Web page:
IoT devices enable construction managers to monitor how many people are on-site at any given time as well as where personnel are currently located through wearable security sensors that connect to a smartphone app. One such system is Spot-r-Radius by Triax, which has sensors that can be placed throughout the jobsite and integrates hardware and software to track employee headcount and position in real-time.
These IoT systems can also provide site security. Raw materials and expensive equipment are prime targets for thieves. Site-wide monitoring can prevent break-ins and protect valuable equipment and materials. Sigfox provides an IoT system with smart alarms that connect directly to the cloud and feed into handheld smart devices. The alarms can even differentiate between animal and human motion, and can immediately alert management to any suspicious activity.
Nabto has designed its own remote oversight system, in tandem with Cavius, in which smart alarms are controlled remotely with P2P-based IoT. Check out how Nabto’s P2P IoT system can set up a secure and fast connection between your IoT devices.
Safety and productivity
IoT devices can also help construction companies monitor the health of workers. Numerous IoT wearables allow managers to monitor such health indicators as pulse rate and blood pressure to make sure workers are in fit condition to do their jobs. For example, Smart Cap is a wearable device that tracks brain waves to monitor worker fatigue to prevent collapse or other work-related accidents.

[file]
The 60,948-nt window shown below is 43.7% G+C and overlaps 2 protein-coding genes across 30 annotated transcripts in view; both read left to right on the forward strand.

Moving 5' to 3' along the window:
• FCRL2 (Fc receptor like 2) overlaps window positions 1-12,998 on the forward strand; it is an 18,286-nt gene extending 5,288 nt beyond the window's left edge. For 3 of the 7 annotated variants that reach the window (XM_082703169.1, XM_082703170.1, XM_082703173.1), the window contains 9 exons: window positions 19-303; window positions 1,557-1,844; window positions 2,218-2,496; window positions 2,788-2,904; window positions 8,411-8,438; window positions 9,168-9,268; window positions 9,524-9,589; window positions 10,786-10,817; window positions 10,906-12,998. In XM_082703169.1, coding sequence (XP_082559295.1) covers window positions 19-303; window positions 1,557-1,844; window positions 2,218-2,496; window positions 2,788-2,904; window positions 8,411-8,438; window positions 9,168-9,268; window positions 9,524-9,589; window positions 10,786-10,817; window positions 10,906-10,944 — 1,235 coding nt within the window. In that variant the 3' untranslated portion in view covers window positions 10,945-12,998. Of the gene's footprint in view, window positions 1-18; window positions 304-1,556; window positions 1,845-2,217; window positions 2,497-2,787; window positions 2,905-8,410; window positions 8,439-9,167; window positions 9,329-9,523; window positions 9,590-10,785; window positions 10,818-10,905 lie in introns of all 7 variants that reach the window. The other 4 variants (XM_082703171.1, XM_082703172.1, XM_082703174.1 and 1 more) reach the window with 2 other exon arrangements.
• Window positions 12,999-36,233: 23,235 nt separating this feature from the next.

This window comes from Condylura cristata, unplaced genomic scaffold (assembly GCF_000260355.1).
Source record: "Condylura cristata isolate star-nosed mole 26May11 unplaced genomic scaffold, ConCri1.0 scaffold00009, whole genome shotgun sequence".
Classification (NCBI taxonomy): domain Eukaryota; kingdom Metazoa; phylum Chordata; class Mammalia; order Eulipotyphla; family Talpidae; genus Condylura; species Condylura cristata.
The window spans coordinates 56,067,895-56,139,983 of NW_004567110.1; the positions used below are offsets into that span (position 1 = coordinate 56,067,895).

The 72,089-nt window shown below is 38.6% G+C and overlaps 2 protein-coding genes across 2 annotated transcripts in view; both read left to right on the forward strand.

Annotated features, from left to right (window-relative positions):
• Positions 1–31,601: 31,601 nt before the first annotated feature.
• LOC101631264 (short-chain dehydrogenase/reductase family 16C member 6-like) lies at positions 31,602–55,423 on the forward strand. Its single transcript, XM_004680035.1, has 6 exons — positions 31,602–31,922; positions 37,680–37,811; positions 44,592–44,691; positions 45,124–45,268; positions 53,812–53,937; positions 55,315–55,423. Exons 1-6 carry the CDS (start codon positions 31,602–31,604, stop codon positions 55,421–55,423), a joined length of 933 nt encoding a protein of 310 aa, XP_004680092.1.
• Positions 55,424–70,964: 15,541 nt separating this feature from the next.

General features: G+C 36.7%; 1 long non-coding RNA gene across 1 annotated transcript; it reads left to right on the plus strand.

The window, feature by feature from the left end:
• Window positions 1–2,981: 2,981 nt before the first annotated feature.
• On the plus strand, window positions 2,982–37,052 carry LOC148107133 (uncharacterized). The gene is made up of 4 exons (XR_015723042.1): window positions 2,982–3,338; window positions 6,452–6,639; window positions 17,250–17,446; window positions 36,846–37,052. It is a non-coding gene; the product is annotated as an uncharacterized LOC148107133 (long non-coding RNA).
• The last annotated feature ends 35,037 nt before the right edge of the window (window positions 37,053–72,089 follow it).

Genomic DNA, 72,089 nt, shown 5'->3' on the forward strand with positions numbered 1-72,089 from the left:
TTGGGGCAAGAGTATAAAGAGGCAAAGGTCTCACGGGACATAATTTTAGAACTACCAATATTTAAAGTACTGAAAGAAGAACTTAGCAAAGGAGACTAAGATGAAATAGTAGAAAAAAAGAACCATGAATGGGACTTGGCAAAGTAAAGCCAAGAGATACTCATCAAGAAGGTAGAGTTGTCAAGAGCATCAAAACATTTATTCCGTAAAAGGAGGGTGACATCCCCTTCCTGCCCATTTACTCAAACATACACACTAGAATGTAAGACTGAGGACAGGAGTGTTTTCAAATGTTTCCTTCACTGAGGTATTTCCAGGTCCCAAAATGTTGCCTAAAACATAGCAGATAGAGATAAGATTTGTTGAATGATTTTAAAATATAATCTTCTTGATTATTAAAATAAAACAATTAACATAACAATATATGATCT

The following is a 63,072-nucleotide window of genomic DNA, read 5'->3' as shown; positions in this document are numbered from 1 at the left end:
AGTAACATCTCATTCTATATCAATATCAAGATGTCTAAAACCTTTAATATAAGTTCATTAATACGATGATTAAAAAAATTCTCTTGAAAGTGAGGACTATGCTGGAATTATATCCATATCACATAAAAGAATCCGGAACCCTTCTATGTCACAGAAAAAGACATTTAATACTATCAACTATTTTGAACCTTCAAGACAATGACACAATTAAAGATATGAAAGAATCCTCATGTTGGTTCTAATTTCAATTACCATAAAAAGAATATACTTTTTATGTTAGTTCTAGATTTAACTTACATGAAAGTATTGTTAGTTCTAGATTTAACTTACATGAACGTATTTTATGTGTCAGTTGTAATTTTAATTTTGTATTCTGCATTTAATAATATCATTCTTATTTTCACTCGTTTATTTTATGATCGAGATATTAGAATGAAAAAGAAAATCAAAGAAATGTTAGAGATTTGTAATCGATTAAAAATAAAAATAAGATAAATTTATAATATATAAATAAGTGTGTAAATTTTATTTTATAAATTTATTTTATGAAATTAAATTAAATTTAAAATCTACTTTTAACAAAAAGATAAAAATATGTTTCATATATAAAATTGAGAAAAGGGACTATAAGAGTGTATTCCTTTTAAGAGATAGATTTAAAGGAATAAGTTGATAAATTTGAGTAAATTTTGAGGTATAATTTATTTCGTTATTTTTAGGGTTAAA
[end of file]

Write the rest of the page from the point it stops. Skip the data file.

GPS-guided machine-controlled equipment gives the operator a three-dimensional view of the jobsite. This view eliminates error and allows operators to confidently navigate the terrain, and by monitoring the people, objects, and structures surrounding the machinery. Sitech Northeast provides a GPS system to track the position of all types of heavy machinery, such as excavators, dozers, motor graders, milling machines, compactors, and pavers.
CraneView from Versatile is a simple plug-and-play hook, a hardware device attached to a construction crane that connects to software. As a building project progresses, these systems use artificial intelligence and IoT technology to capture and analyze construction field data from an aerial view above the site. For example, CraneView captures how long a task takes and sends reports back to a phone or computer. This can help streamline processes and weed out inefficiency.
IoT has also started incorporating artificial intelligence (AI) into construction projects. Built Robotics creates an after-market system that can convert any excavator into an AI-powered robot that allows construction crews to perform hands-free work.
It’s really no overstatement to say that IoT has the power to transform the construction industry. The combination of smart devices, internet connectivity, and smartly designed user interfaces can help construction companies streamline their processes, improve efficiency, and ensure compliance with safety regulations. Contact Nabto today to see how IoT systems can make your construction business safer, more efficient, and more profitable.